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|Title:||Meteorological Variations and their Impact on NO2 Concentrations in the Toronto-Hamilton Urban Air-Shed, Canada|
|Keywords:||meteorological variations, NO2 concentrations, Toronto-Hamilton, Urban air-shed, pollution, health|
|Abstract:||<p> Exposure to traffic-related air pollutants has been found to be damaging to human health. Nitrogen dioxide (NO2) levels, commonly used to indicate traffic-related pollution levels, vary significantly over small areas with higher levels found near sources such as major roads and industrial areas. The temporal and spatial variability in NO2 levels is partly caused by fluctuations in meteorological variables, and better understanding of these: meteorological influences can be used to enhance exposure assessment in health effects models.</p> <p> In this study, the interaction between measured hourly NO2 concentrations and climate variables at 11 locations in the Toronto-Hamilton Urban Airshed (THUAS) is examined. Analysis of meteorological data shows that two large urban heat islands (UHI) are present in the THUAS, centred on the downtown areas of Toronto and Hamilton. Lake breezes are found to occur frequently in the region, on up to 50% of summer days at lakeshore locations. These temperature and wind patterns influence NO2 and pollutant distributions. NO2 concentrations are highest in the early morning and late evening. Mean concentrations are highest in winter, although individual 1-hour NO2 concentrations are found to be highest in summer because of higher production rates. Wind direction is the strongest control on hourly NO2 concentration, and temperature and wind speed also have an effect. Seasonal variations in meteorology and emissions mean that the degree of spatial variability in NO2 concentrations changes from season-to-season in the THUAS resulting in variable exposure of urban populations.</p> <p> An attempt to improve an existing Land Use Regression (LUR) model, used for predicting nitrogen dioxide (NO2) concentrations and estimating human exposure, was made by incorporating high resolution interpolated observed up- and downwind effects of wind transport on NO2 concentrations around major roadways. Incorporation of observed wind direction effects in the LUR model slightly improved the accuracy of NO2 concentration estimates in densely populated, high traffic, and industrial/business areas in both Toronto and Hamilton. However the short-term nature of initial NO2 concentration data limits the utility of the model in light of the significant seasonal variation in climate parameters in the THUAS and their influence on NO2 transport and distribution.</p>|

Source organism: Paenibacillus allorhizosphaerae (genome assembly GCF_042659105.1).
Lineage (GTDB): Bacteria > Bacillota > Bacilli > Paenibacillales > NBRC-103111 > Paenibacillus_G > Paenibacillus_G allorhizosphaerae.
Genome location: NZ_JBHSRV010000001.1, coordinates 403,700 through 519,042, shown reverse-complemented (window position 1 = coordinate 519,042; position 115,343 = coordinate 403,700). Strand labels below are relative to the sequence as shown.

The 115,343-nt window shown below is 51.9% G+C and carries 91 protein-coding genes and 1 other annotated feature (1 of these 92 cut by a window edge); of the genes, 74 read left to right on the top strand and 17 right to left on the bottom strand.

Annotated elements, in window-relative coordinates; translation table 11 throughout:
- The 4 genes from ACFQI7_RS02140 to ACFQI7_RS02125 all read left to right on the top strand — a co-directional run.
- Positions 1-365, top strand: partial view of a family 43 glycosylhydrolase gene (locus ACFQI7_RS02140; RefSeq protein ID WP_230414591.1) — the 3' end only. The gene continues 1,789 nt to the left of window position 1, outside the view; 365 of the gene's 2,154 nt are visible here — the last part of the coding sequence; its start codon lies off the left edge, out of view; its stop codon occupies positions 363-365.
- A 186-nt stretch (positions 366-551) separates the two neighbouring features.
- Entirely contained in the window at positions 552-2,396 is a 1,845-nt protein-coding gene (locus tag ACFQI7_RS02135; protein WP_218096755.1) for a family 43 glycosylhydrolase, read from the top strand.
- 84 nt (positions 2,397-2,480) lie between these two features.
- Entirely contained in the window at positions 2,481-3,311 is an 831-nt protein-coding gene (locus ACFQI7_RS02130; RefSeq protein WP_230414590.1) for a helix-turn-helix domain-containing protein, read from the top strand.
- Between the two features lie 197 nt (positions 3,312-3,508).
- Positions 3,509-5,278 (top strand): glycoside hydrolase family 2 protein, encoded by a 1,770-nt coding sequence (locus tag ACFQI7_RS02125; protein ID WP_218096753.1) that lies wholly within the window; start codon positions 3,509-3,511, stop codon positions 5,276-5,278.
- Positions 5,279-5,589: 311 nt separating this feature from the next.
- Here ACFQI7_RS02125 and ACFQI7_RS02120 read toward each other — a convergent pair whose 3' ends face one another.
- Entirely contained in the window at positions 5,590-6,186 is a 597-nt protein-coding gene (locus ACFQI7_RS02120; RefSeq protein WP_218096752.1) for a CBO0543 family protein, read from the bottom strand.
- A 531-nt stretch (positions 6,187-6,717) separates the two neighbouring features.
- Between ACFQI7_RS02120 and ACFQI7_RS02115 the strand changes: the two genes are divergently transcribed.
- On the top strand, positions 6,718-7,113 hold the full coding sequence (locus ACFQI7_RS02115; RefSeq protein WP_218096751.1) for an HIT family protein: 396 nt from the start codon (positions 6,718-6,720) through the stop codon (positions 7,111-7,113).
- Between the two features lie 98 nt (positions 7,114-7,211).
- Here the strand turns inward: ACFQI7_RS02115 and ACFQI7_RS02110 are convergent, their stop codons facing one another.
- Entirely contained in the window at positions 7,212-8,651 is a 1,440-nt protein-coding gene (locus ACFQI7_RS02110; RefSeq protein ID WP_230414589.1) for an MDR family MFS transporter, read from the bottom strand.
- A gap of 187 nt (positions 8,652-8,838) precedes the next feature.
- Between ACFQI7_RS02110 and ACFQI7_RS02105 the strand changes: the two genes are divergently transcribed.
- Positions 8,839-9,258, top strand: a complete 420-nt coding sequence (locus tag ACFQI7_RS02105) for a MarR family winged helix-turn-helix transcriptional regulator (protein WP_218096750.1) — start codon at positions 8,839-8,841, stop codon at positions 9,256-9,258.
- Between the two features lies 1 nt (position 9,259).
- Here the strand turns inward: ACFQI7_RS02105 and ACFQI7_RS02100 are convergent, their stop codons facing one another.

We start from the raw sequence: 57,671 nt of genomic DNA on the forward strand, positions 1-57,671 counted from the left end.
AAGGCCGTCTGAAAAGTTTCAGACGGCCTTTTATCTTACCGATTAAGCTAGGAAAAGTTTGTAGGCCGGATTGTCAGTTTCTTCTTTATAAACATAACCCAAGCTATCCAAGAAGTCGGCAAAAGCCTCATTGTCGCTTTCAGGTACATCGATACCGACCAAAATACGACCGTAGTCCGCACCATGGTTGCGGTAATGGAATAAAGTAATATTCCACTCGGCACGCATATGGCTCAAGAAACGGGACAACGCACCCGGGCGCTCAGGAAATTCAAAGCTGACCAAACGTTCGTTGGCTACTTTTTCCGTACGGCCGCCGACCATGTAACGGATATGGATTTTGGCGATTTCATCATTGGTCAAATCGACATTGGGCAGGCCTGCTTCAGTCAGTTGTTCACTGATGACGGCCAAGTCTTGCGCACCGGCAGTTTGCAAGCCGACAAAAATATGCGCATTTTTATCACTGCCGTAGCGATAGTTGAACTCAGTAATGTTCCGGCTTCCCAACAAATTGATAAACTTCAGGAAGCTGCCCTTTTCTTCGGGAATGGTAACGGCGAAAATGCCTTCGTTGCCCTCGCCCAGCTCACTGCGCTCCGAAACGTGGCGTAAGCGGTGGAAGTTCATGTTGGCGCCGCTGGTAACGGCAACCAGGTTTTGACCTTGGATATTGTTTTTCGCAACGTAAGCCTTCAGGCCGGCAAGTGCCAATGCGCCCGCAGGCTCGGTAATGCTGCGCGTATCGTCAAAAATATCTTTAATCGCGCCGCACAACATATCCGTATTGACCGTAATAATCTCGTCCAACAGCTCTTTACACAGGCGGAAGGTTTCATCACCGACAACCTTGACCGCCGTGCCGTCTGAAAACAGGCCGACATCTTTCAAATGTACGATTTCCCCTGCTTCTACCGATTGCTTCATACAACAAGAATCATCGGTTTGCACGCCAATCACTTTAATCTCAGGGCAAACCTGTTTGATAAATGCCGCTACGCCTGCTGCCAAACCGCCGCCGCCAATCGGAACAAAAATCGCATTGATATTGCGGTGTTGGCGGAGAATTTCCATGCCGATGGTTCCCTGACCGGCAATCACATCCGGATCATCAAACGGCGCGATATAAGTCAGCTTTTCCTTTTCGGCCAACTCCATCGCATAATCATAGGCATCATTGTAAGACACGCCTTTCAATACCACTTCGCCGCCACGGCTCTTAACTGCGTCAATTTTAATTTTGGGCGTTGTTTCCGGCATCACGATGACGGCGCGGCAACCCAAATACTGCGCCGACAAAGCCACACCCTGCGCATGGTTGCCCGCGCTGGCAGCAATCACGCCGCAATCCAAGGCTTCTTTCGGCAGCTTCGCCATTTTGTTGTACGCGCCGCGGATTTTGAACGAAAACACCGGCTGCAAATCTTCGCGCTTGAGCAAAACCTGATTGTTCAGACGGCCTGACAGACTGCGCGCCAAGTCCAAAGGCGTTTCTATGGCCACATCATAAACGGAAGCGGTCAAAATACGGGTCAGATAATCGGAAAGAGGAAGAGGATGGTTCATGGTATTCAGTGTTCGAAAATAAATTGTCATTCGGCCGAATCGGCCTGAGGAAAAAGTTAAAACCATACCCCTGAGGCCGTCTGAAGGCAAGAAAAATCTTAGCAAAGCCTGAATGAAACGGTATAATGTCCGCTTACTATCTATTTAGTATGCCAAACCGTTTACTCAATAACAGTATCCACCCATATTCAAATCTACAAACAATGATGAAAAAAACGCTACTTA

|Appears in Collections:||Digitized Open Access Dissertations and Theses|
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